The Lesotho Rescue Ride – part 2

August 4, 2014

It was late when we arrived in the dark, and I thought we’d just head to our rooms and meet the rest of the riders the next day. I didn’t realise we were special guests, our arrival eagerly awaited by everyone attending the big first night welcome dinner. So with the taste of vomit stuck still to my teeth I was more than mildly taken aback to be greeted with clapping and cheering of “Welcome our International visitors!” when we walked in the dining room of Penwarm Country Lodge www.penwarn.com.

Sophia McKee, ride organiser, and Ally and Kevin, in-country hosts responsible for bringing the treatment of animals in the government-run pounds to all our attention, had clearly done a huge amount of work organising and garnering support for the ride. I don’t think I realised this (as I was little wobbly at the time) and I hope I managed to thank them enough later for the part they played in putting together a truly unique trip which I could join. As it was I sat quietly and nibbled on a dry bread-crust as we listened to speeches from the organisers, a heart-rending description of the animal welfare situation in Lesotho from the Highveld Horse Care Unit (being picked up by the pound staff is tantamount to signing up to a slow starvation death for the animals), stood for our official photographs, accepted our branded merchandise and paid full attention to the safety briefing – noting key points such as “armed locals” “dangerous ledges” “cliff faces” etc. Later I slept, although I’m not sure how well.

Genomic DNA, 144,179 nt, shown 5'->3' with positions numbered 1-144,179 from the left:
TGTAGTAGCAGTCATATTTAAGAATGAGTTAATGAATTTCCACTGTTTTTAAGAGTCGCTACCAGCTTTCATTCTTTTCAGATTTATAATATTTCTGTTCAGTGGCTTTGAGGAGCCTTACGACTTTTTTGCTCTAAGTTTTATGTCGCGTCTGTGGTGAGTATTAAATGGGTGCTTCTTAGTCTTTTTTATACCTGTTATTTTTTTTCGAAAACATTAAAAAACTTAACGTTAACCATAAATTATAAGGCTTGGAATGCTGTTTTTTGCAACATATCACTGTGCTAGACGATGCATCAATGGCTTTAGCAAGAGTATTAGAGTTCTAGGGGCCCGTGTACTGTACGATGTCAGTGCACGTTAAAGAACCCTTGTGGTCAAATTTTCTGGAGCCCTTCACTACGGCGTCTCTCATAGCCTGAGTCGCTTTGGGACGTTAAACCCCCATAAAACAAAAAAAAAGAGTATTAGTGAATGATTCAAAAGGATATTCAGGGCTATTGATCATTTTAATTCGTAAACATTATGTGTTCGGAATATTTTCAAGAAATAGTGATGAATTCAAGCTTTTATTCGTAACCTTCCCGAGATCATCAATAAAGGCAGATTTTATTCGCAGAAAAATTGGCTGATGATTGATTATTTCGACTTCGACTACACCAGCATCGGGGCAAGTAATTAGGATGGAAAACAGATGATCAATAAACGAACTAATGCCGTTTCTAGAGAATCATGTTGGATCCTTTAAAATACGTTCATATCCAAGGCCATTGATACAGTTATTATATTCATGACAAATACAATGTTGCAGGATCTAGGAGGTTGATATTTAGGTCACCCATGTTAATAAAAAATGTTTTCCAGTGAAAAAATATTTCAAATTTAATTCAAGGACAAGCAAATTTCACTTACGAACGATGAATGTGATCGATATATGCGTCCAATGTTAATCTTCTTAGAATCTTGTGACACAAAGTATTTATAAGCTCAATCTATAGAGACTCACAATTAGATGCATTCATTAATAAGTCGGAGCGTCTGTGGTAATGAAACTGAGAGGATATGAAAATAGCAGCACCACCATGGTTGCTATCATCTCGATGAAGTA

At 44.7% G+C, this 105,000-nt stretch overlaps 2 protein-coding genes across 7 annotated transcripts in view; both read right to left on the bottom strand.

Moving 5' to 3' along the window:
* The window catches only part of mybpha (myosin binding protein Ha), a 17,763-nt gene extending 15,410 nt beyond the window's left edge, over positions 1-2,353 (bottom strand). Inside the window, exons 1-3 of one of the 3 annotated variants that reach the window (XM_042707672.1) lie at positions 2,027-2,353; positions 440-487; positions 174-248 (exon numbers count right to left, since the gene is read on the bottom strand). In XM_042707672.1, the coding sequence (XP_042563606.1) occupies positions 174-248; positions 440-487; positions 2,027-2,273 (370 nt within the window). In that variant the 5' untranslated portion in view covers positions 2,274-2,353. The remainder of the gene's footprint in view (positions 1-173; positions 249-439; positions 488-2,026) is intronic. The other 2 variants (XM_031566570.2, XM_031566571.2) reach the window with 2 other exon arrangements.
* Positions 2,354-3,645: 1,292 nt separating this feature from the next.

The following day – in the daylight – we could see where we’d come to. Penwarm Country Lodge is set alongside a small lake in a gorgeous area of lush countryside (sprinklers helping maintain the green in what was a very dry season). I can’t tell you how many thousands of acres the estate stretches across.  Pete Dommet, the owner and vet to his own dairy herd (although I should say herds, I think he has 11 different herds; one of which is  Jersey; the cattle operate as a unit up to 120 ish animals and bigger than that their yield drops, so Pete’s team run them as separate herds), 600 plus horses (these constitute Pete’s hobby!), goats, pigs and a couple of zebras (there’re probably more animals than this but that’s what I remember).

After more photos in the morning sunshine (in our individually named team shirts and an assortment of sponsor’s caps, with different horse feed bags at our feet) we climbed into the back of some trucks and headed off down the dusty stony road to meet our steeds.

 

 

 

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